This week I accomplished a whole lot of half-things. Which is to say, I started a lot, but finished a little. I feel like I’ve been washing the same load of laundry for a month. And I’ve been reading the same paragraph of the same book for just as long (incidentally, it’s a very good paragraph and a very good book). I don’t get much done these days.
I leave a trail of unfinished thoughts, ideas, sentences, bowls of cereal, and yes… piles of laundry in my wake. On the best of days, it’s sort of funny. On the worst of days, it’s sort of demoralizing. I feel like someone who doesn’t follow through. Someone who is unreliable. Someone who can’t be counted on.
And then I (mostly) get a grip.
When Grace was a newborn, I remember how much it helped to accomplish one thing a day. Sometimes that was taking a shower, sometimes it was a trip to the library. As time passed, we were able to accomplish more, but even the tiniest accomplishments went a long way towards building my confidence as a new mom.
So I am reminded to both keep trying and to manage my expectations. And to not start so many things that can’t be finished.
This part of life is crazy, but it’s also really short. And there is so much that is never finished. The big things, like the work and joy of being a parent.
This is turning into something waaaay more emo than I intended. Sorry. Here’s what I made. Or, more accurately, what I started making.
What I made | 002
Materials used: Winsor and Newton professional watercolor tubes, Winsor and Newton drawing ink (974 white), Royal Taklon brush (round 7), Strathmore 300 series mixed media sketchbook (11 in. x 14 in.).
The new season of the Get Messy Art Journal (click to join or learn more!) just started and the theme is happiness. Much of what I made this week is inspired by the first set of prompts (thanks, Julia!), including this painting of the sky. I love looking up (literally and, like, figuratively) and I love that Grace has taken to pointing out the moon and stars as soon as she spots them.
So I guess the sky counts as my “happy place,” or one of them, at least. Few things make me happier than a clear, star-filled sky. I don’t however, like to think about what’s beyond those stars. Outer space totally freaks me out. And don’t even start with me about aliens.
Materials used: Posca paint pen (grey), Winsor and Newton professional watercolor tubes, Winsor and Newton gouache, Sakura Gelly Roll pen (white), Strathmore 300 series mixed media sketchbooks (11 in. x 14 in. and 5.5 in. x 8.5 in.).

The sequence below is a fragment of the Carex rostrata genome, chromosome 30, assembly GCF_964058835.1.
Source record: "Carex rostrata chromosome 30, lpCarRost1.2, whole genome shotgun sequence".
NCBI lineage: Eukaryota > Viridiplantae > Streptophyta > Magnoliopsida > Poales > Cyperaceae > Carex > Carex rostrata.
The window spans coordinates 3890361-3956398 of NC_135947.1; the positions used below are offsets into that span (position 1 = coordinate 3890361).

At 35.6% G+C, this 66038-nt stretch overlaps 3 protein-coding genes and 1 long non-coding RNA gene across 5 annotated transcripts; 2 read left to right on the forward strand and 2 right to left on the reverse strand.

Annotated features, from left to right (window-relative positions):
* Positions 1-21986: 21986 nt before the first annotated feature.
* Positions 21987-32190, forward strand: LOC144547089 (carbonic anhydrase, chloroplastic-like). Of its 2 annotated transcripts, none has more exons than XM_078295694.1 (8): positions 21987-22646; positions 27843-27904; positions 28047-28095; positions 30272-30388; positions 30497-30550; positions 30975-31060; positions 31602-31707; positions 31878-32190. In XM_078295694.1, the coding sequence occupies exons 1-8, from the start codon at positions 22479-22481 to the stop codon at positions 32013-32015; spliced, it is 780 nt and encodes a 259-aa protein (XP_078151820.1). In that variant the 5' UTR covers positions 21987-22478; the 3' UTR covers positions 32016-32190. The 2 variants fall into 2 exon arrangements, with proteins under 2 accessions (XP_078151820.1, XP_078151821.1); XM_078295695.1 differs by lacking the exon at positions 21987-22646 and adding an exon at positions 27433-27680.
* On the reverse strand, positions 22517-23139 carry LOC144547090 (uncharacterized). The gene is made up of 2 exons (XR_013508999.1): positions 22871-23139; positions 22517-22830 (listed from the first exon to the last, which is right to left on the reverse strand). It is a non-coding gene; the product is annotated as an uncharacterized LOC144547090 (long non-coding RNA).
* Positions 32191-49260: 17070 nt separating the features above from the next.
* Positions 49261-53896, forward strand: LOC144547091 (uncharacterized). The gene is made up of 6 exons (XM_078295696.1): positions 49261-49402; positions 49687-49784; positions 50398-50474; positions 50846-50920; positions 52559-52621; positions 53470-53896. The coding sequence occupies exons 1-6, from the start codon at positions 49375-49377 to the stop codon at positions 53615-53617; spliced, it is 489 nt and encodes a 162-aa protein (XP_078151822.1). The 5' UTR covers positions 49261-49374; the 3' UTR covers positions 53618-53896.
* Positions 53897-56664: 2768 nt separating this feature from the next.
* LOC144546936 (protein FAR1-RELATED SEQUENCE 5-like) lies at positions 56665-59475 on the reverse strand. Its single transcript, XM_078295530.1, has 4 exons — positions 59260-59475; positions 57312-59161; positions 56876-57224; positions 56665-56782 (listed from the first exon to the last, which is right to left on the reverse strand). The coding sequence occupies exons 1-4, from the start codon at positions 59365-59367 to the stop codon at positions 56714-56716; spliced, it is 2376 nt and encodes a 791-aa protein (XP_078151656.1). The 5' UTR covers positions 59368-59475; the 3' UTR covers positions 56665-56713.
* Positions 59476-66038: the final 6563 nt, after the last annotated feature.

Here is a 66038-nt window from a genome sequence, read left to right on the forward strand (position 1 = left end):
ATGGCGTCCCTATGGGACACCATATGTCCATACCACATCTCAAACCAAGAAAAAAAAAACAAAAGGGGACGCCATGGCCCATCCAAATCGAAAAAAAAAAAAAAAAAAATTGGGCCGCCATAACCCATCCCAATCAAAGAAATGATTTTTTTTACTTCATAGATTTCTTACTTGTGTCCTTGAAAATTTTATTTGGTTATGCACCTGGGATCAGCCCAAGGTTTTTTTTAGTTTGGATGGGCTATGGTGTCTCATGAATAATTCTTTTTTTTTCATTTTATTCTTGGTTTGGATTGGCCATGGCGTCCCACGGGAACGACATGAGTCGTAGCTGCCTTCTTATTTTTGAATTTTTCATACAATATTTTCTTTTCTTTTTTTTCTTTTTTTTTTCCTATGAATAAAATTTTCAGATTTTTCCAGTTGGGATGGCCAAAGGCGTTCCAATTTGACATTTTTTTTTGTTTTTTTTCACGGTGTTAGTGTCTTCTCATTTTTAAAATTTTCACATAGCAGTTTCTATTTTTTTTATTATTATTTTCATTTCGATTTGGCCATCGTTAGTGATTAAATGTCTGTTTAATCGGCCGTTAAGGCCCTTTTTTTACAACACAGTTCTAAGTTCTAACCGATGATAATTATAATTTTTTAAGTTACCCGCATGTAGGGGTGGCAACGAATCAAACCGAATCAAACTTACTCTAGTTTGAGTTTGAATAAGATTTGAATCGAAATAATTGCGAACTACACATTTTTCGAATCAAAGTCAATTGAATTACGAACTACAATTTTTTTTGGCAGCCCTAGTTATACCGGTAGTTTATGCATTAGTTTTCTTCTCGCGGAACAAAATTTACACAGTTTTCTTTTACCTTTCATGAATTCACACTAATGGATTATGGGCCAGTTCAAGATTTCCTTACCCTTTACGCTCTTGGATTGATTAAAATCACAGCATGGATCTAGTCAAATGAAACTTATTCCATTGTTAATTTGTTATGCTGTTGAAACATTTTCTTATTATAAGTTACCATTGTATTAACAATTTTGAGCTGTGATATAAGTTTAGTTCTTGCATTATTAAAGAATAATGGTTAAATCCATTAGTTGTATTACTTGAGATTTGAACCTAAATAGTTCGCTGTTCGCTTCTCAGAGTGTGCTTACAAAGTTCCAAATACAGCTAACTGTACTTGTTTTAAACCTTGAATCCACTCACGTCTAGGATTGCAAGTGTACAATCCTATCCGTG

This page references the aforementioned really good paragraph in a really good book. I’m (very slowly) reading No Mud, No Lotus: The Art of Transforming Suffering by Thích Nhất Hạnh, which sounds really depressing… but it’s not. It’s really quite wonderful. The full quote I used for this page is:
“Without suffering, there’s no happiness. So we shouldn’t discriminate against the mud. We have to learn how to embrace and cradle our own suffering and the suffering of the world, with a lot of tenderness.”
Materials used: Sakura gelly roll pen (black), Handmade Modern acrylic paint from Target, Golden high flow acrylic paint (I mixed a few shades to get his pale robin’s egg-ish blue), Strathmore 400 series bound sketchbook (8.5 in. x 5.5 in.).
These coneflowers (a.k.a. echinacea) are one of my favorite things to draw from memory. And I love Thomas Merton. And order (or some resemblance of order) definitely contributes to my happiness. I’m hoping to finish up the lettering on that page sometime
this week this century.
Materials used: Winsor and Newton professional watercolor tubes, sea salt (it creates a fun effect with wet watercolors), Micron pen (black 01), black gesso, a cardboard box and x-acto knife (to make the bird stencil).
One of my favorite parts of the Get Messy program is the weekly tutorials shared by members. This week, Vanessa shared tips on making your own stencils. I got
really fancy resourceful and cut these hawks out of an empty Cheerios box. The quote is another one from No Mud, No Lotus:
“The French have a song they like to sing, “Qu’est-ce qu’on attend pour être heureux?” (What are you waiting for in order to be happy?) You can be happy right here and right now.”
I don’t particularly like how this page turned out, so I will likely turn it into something else. Or (let’s be serious) trash it.
Materials used: Posca paint pen (black), 900 different acrylic paints, white gesso, Strathmore 300 series mixed media sketchbooks (11 in. x 14 in.), Winsor and Newton professional watercolor paint (Opera Rose).
I had an idea about where I wanted this to go. And then I got carried away. Thank goodness for gesso. I like that you can almost see all the ridiculous flowers I painted, and that their full ridiculousness is obscured by a wash of gesso.
This has “work in progress” written all over it.
Materials used: Everything I own that is both pink and an art supply. (I can provide specifics if you’re really interested, but…)
I saved the most pink and the most finished piece for last. I sort of love how this turned out. It makes me happy. And what more could you ask for?
Also On Tap for Today:
- 7 truths for creative success via Julep (the minted.com blog)
- Snow day…
- Eat Your Luck for Lunar New Year via The Kitchn
What’s on your “to finish” list?